Lillilan Hanly and producers Lisa Boudet and Leah Garcia-Purves bring you bFM's daily news & current affairs show, including Dear Sciencethanks toMOTATwith AUT Chemistry professor Allan Blackman and our regular chat with Tracey Martin from New Zealand First.
The Wire is 95bFM's long-running daily bastion of news, current affairs and views through the bFM lens.
Lillian Hanly has recently finished her Masters, a wannabe exposé on John Key, and is now the News Director at bFM after volunteering since early 2014. In her spare time she'll be catching up on reading all the Noam Chomsky and Charles W. Mills books she wasn't able to in the past 5 five years of tertiary education, trying to make her second documentary film and lifeguarding at Bethells Beach. Ko Te Reo Māori te reo tuatahi a Lillian, he wahine Pākehā nō Aotearoa, Lillian is Pākehā and her first language is Māori. This upbringing highly influences the way she tells stories on the radio.
The first part of a look into Housing, Urban Development and Public Engagement in planning. Today, we have contributions from Housing Minister Phil Twyford, Opposition Spokesperson Judith Collins and Auckland Action Against Poverty Coordinator Ricardo Menéndez March on Kiwibuild, affordable housing and future reforms.
Allan Blackman tells us the history behind the Periodic Table to celebrate the International Year of the Periodic Table 2019, we hear about the problem with the process of desalination, and a handy way of remembering things.
Isaac Ottley and Wednesday Davis are part of the Fossil Free University of Auckland group here on campus. It is part of the wider 350 movement looking to unite people around climate change solutions. 350 Aotearoa hopes to grow climate action in NZ. Fossil Free UoA formed in 2015 with 350s support and their aim is to have the University completely divest from fossil fuels. Newsroom reported this week that coal-fired generated energy from Genesis Energy’s Huntly station was the highest in the December quarter in more than five years. Genesis said “conditions in the market were “unprecedented” given the unusually low lake inflows for that time of the year and reduced production from the Pohokura gas field”. Essentially, tight gas supplies last year and NZ’s reliance on the flexibility of Genesis to run it’s dual fuel units when required, meant they had to burn a lot more coal than usual. Isaac is the President of Fossil Free UoA, and Wednesday is the Treasurer. Their campaign has been going on for a while, and Lillian Hanly wasn’t entirely sure what the group did behind the scenes of public demonstrations at the university calling for divestment but had also heard there had been some movement within the University’s Council in looking into this issue. Lillian spoke with Isaac and Wednesday to find out more, they talked extensively about the wider issue regarding divestment and fossil fuels themselves.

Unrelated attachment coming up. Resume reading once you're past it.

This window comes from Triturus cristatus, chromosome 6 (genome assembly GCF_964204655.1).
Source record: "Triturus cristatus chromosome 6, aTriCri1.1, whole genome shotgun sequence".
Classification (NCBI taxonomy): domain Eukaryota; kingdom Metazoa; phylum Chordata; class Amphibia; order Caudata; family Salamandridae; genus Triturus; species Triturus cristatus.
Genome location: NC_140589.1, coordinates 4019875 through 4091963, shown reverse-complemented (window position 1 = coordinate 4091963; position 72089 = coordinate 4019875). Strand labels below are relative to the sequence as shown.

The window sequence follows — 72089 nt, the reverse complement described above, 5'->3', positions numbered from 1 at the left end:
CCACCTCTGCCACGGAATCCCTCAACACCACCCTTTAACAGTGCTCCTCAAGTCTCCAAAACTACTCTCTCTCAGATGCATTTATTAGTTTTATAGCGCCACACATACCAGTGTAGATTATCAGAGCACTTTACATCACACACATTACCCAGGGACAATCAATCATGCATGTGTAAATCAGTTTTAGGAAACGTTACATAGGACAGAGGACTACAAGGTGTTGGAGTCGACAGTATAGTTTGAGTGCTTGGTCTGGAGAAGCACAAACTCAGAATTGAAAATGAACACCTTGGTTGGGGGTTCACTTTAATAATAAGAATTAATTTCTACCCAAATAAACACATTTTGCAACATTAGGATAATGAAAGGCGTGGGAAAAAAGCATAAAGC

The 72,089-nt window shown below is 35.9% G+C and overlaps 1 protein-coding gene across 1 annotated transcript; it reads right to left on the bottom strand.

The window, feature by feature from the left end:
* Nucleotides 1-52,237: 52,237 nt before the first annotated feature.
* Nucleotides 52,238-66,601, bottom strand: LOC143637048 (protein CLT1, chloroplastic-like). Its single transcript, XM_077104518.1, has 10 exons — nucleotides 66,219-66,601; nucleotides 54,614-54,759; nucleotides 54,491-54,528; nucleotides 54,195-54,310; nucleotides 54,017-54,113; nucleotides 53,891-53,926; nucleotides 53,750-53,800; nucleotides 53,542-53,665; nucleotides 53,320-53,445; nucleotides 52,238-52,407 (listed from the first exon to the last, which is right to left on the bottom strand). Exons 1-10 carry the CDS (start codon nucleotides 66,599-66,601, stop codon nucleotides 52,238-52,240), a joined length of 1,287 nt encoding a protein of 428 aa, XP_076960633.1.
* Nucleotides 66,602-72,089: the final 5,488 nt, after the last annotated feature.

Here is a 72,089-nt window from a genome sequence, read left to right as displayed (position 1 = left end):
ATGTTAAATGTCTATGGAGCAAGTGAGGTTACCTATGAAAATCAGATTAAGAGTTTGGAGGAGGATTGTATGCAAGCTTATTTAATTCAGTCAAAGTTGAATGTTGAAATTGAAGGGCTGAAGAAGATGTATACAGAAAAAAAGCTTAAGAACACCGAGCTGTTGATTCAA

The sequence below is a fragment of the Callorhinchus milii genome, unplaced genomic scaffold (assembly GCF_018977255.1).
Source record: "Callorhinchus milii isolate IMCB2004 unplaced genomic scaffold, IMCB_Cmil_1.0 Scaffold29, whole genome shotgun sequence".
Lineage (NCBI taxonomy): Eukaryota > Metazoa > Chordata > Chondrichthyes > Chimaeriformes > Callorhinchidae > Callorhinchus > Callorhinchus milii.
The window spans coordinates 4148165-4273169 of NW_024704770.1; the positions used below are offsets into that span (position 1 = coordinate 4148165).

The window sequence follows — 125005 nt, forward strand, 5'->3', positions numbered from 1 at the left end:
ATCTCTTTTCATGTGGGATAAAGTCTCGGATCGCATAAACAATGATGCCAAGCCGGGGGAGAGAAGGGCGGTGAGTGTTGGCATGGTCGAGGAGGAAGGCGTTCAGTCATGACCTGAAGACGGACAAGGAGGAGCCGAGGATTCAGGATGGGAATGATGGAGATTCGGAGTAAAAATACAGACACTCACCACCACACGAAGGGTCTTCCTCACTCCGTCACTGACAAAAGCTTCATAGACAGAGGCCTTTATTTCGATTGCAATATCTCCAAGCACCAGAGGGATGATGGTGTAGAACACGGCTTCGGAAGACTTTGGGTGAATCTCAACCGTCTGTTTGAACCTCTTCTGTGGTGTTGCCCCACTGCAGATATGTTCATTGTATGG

Oxfam released their annual report on inequality this week. This study has been criticised for its limited reach and unreliable calculation methods, the study itself remains controversial, yet the issue it raises, increasing gaps of inequality, is hardly disputeed, and seems to only be getting worse. Rachael Le Mesurier is the executive director for Oxfam NZ, and Lillian Hanly got in touch with her to speak more about inequality and the possibilities of combating this.
For Dear Science it’s the international year of the periodic table, and we look at desalination methods which might have the opposite effect on some water, as well as a handy trick to help memorise things.
We hear from Fossil Free University of Auckland about their ongoing struggle to get the University to divest from fossil fuels.
And we speak to Oxfam about their latest, controversial, report regarding widening gaps of inequality
Stewart catches up with our European Correspondent Mary-Margaret Slack. This week,Theresa May has faced a vote of no confidence, has been working to prepare a new Brexit deal - and Jacinda Ardern is over in the UK too.
Last night, Newshub broadcast an ‘exclusive’ interview with the ringleader of the notorious Roast Busters, a group of teens who boasted about having sex with drunk girls. Now, the ringleader Joseph Parker has said he’s not the monster he was made out to be and is making amends. But do we care? Should we care? And what’s more, it appears he’s also trying to launch a music career at the same time.
Stewart spoke to Fiona McNamara from the Sexual Abuse Prevention Network, and started by asking her for her reaction to last night's story.
Last week it was confirmed that major media player Stuff is up for sale. Nine Media CEO Hugh Marks has confirmed that a sale process for Stuff - which includes a number of regional newspapers and other assets - would begin in the coming months. Duncan Grieve, founder of The Spinoff, is a media commentator, and spoke with Stewart Sowman-Lund this morning. Stewart started by asking him whether he’s surprised by the news.